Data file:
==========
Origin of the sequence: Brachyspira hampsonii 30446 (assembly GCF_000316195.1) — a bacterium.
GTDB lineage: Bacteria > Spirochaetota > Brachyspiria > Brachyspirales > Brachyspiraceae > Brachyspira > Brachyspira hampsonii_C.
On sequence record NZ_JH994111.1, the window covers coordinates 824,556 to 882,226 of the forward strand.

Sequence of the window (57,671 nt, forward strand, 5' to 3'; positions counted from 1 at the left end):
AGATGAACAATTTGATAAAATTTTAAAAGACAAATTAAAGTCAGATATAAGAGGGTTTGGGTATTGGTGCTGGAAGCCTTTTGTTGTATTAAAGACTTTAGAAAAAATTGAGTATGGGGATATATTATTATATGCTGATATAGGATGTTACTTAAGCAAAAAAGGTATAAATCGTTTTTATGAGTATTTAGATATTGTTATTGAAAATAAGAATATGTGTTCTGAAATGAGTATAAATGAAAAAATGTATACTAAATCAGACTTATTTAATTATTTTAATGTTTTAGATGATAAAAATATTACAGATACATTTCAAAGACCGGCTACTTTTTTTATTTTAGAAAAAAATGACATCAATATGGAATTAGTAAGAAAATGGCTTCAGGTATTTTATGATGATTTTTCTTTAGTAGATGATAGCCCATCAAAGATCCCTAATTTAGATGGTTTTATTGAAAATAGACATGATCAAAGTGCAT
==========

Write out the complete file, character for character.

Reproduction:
Origin of the sequence: Brachyspira hampsonii 30446 (assembly GCF_000316195.1) — a bacterium.
GTDB lineage: Bacteria > Spirochaetota > Brachyspiria > Brachyspirales > Brachyspiraceae > Brachyspira > Brachyspira hampsonii_C.
On sequence record NZ_JH994111.1, the window covers coordinates 824,556 to 882,226 of the forward strand.

Sequence of the window (57,671 nt, forward strand, 5' to 3'; positions counted from 1 at the left end):
AGATGAACAATTTGATAAAATTTTAAAAGACAAATTAAAGTCAGATATAAGAGGGTTTGGGTATTGGTGCTGGAAGCCTTTTGTTGTATTAAAGACTTTAGAAAAAATTGAGTATGGGGATATATTATTATATGCTGATATAGGATGTTACTTAAGCAAAAAAGGTATAAATCGTTTTTATGAGTATTTAGATATTGTTATTGAAAATAAGAATATGTGTTCTGAAATGAGTATAAATGAAAAAATGTATACTAAATCAGACTTATTTAATTATTTTAATGTTTTAGATGATAAAAATATTACAGATACATTTCAAAGACCGGCTACTTTTTTTATTTTAGAAAAAAATGACATCAATATGGAATTAGTAAGAAAATGGCTTCAGGTATTTTATGATGATTTTTCTTTAGTAGATGATAGCCCATCAAAGATCCCTAATTTAGATGGTTTTATTGAAAATAGACATGATCAAAGTGCAT